Authors : I-Ting Tsai, Somdatta Majumdar, Xixi Zheng and Yun Yiru

University : Bartlett School of Architecture

Status : MArch, 2015

Advisors : Daniel Widrig, Soomeen Hahm, Stefan Bassing

Title : FaBrick | Rethinking Fabric In Design

The project FaBrick was undertaken by students from the Bartlett School of Architecture students I-Ting Tsai, Somdatta Majumdar, Xixi Zheng and Yiru Yun under the tutorship of Daniel Widrig, Stefan Bassing and Soomeen Hahm, who encourage students to create an unique crafting technique inspired by computation designs.

Fabrick is a project to create complex three dimensional forms from a flat sheet, using the traditional art of stitching. This felt composite creates structurally strong, intricate fluid shapes without the help of any mold or formwork which other materials like fiberglass need.The fabric is hard as stone in some places and soft in some parts, which is quite a unique feature which most materials don’t offer. The overall texture feels like felt which is soft and warm. The hardening material had to be very light to not deform the fabric with its weight. After lots of permutation and combination of applying hardening materials to the fabric and checking different ratios of mixtures we came up with a particular ratio of some resins.

Fabric in architecture and furniture has long existed since the beginning, but inventing a composite which makes the fabric the main material is unique.

A digital technique was developed showing the stitching of fabric on computer. With some of those digital design experiments as inspiration, the form of the chair was designed. The chair design is created by the same process of machine cutting the felt and letting the fabric stand on its own after which the composite is hardened. The fabric itself becomes the legs, seat and backrest, being the sole material used in design.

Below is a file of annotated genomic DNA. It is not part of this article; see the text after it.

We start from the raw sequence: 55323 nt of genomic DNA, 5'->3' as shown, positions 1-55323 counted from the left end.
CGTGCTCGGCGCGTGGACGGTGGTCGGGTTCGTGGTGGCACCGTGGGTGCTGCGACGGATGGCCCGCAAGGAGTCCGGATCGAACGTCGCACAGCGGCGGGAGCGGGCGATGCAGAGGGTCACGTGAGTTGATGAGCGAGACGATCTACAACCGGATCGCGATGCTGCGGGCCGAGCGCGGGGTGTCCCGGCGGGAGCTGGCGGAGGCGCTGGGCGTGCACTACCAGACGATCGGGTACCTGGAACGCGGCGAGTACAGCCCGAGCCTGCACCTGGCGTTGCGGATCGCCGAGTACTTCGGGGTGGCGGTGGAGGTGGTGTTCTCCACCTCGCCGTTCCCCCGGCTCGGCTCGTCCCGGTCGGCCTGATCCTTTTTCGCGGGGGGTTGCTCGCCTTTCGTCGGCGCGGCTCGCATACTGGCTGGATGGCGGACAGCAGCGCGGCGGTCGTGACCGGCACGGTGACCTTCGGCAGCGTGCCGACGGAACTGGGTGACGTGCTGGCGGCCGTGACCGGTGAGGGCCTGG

The wall, window becoming the chair was created to show the potential of the design invention which allows a transition from a surface to a 3D object. Seamless designs are rare due to material size restriction but like the wall made of many components, it can create larger spaces with no visual seams.

The project was exhibited in the Bartlett B-Pro show and won the Silver Award as well as Sir Peter Cook Award.

Interview

S//A : What’s the most important aspect of this project that we should be aware of?
The new composite opens up endless possibilities of using fabric created organic forms in different aspects of design. With this technique, fabric can transform from a 2D sheet to any 3D creation. It also shows how one material can play different roles of hard structural part and soft design elements. To create organic forms, one always needs molds like in fiberglass. With this design material and process we no more need to waste time and energy in making molds.

S//A : What other fields outside of architecture interest you?
As Mies van der Rohe said “A chair is a very difficult object. A skyscraper is almost easier”, a piece of furniture is what excited the team. A chair design needs to be functional, structural and beautiful just as in architecture and thus we decided to test this by designing the Fabrick chair.

S//A : Most important thing you learned in architecture school?
The tutors, Daniel Widrig, Soomeen Hahm and Stefan Bassing pushed us to be innovative and experiment with materials and techniques that were never used before. Thus taking an off the shelf material like fabric with has existed from thousands of years, we invented hardened structural fabric and gave fabric construction another possibility.

S//A : Describe your dream project
Our dream project would be to create a pavilion or architectural installation with this method and to show the world how parametric forms can easily be created by this technique of mold-less fabric construction.